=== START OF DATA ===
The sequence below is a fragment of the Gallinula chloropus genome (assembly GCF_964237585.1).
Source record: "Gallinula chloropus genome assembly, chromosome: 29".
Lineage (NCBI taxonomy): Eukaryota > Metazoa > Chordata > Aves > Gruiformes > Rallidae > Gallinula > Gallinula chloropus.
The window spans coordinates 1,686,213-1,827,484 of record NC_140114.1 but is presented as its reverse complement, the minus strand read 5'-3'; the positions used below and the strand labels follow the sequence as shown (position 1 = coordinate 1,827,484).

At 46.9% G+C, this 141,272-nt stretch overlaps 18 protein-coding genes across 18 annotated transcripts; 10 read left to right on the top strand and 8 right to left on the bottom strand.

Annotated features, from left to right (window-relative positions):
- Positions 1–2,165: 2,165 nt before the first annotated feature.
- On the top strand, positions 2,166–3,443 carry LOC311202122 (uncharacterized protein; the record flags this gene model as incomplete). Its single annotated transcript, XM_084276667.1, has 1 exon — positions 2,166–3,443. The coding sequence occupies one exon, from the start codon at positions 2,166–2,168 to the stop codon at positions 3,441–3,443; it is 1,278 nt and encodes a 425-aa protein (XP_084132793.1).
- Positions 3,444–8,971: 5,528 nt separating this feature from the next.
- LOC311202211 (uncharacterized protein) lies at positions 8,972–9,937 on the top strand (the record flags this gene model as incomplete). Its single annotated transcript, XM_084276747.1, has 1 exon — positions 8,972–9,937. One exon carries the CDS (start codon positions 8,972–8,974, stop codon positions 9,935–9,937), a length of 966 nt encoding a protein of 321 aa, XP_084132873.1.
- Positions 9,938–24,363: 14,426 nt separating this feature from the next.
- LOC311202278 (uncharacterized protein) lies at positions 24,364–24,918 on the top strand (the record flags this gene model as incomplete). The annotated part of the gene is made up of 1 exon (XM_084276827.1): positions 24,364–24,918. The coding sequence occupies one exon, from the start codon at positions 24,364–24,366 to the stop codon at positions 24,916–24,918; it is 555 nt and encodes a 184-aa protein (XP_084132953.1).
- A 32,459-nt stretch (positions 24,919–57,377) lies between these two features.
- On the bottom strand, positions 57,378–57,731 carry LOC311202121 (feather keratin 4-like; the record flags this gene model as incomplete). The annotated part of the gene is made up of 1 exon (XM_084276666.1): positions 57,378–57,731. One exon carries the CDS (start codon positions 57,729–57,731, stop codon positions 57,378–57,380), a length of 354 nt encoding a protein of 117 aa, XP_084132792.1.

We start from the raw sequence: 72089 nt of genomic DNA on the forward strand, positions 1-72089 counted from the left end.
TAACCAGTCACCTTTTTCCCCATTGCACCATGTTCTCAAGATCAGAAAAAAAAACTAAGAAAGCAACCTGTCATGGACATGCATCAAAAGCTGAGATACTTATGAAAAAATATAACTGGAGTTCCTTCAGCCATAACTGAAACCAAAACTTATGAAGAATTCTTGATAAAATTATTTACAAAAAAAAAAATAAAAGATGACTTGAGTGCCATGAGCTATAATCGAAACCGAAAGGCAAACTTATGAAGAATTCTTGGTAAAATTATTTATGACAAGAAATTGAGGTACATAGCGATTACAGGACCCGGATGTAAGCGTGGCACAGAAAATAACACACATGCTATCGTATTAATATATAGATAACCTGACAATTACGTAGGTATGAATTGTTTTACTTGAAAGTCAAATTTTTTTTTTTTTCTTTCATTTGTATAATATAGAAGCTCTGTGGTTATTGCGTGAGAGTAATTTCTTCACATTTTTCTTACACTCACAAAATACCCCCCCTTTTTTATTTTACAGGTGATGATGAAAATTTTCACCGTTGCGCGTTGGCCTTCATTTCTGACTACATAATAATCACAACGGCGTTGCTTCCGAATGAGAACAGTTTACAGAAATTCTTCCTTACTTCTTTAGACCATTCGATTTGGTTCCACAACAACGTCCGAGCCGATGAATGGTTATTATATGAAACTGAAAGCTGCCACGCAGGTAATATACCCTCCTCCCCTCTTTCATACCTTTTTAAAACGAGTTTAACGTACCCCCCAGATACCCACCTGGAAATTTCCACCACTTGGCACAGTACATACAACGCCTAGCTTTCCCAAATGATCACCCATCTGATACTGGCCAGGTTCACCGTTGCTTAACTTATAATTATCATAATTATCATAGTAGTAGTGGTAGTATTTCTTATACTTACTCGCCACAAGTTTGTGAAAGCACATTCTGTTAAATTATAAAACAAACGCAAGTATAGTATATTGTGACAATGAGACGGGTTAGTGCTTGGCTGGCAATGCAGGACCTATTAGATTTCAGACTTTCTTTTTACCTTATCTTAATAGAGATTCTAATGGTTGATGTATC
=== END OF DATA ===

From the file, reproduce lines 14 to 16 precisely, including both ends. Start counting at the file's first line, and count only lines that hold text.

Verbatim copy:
- On the bottom strand, positions 57,378–57,731 carry LOC311202121 (feather keratin 4-like; the record flags this gene model as incomplete). The annotated part of the gene is made up of 1 exon (XM_084276666.1): positions 57,378–57,731. One exon carries the CDS (start codon positions 57,729–57,731, stop codon positions 57,378–57,380), a length of 354 nt encoding a protein of 117 aa, XP_084132792.1.

We start from the raw sequence: 72089 nt of genomic DNA on the forward strand, positions 1-72089 counted from the left end.
TAACCAGTCACCTTTTTCCCCATTGCACCATGTTCTCAAGATCAGAAAAAAAAACTAAGAAAGCAACCTGTCATGGACATGCATCAAAAGCTGAGATACTTATGAAAAAATATAACTGGAGTTCCTTCAGCCATAACTGAAACCAAAACTTATGAAGAATTCTTGATAAAATTATTTACAAAAAAAAAAATAAAAGATGACTTGAGTGCCATGAGCTATAATCGAAACCGAAAGGCAAACTTATGAAGAATTCTTGGTAAAATTATTTATGACAAGAAATTGAGGTACATAGCGATTACAGGACCCGGATGTAAGCGTGGCACAGAAAATAACACACATGCTATCGTATTAATATATAGATAACCTGACAATTACGTAGGTATGAATTGTTTTACTTGAAAGTCAAATTTTTTTTTTTTTCTTTCATTTGTATAATATAGAAGCTCTGTGGTTATTGCGTGAGAGTAATTTCTTCACATTTTTCTTACACTCACAAAATACCCCCCCTTTTTTATTTTACAGGTGATGATGAAAATTTTCACCGTTGCGCGTTGGCCTTCATTTCTGACTACATAATAATCACAACGGCGTTGCTTCCGAATGAGAACAGTTTACAGAAATTCTTCCTTACTTCTTTAGACCATTCGATTTGGTTCCACAACAACGTCCGAGCCGATGAATGGTTATTATATGAAACTGAAAGCTGCCACGCAGGTAATATACCCTCCTCCCCTCTTTCATACCTTTTTAAAACGAGTTTAACGTACCCCCCAGATACCCACCTGGAAATTTCCACCACTTGGCACAGTACATACAACGCCTAGCTTTCCCAAATGATCACCCATCTGATACTGGCCAGGTTCACCGTTGCTTAACTTATAATTATCATAATTATCATAGTAGTAGTGGTAGTATTTCTTATACTTACTCGCCACAAGTTTGTGAAAGCACATTCTGTTAAATTATAAAACAAACGCAAGTATAGTATATTGTGACAATGAGACGGGTTAGTGCTTGGCTGGCAATGCAGGACCTATTAGATTTCAGACTTTCTTTTTACCTTATCTTAATAGAGATTCTAATGGTTGATGTATC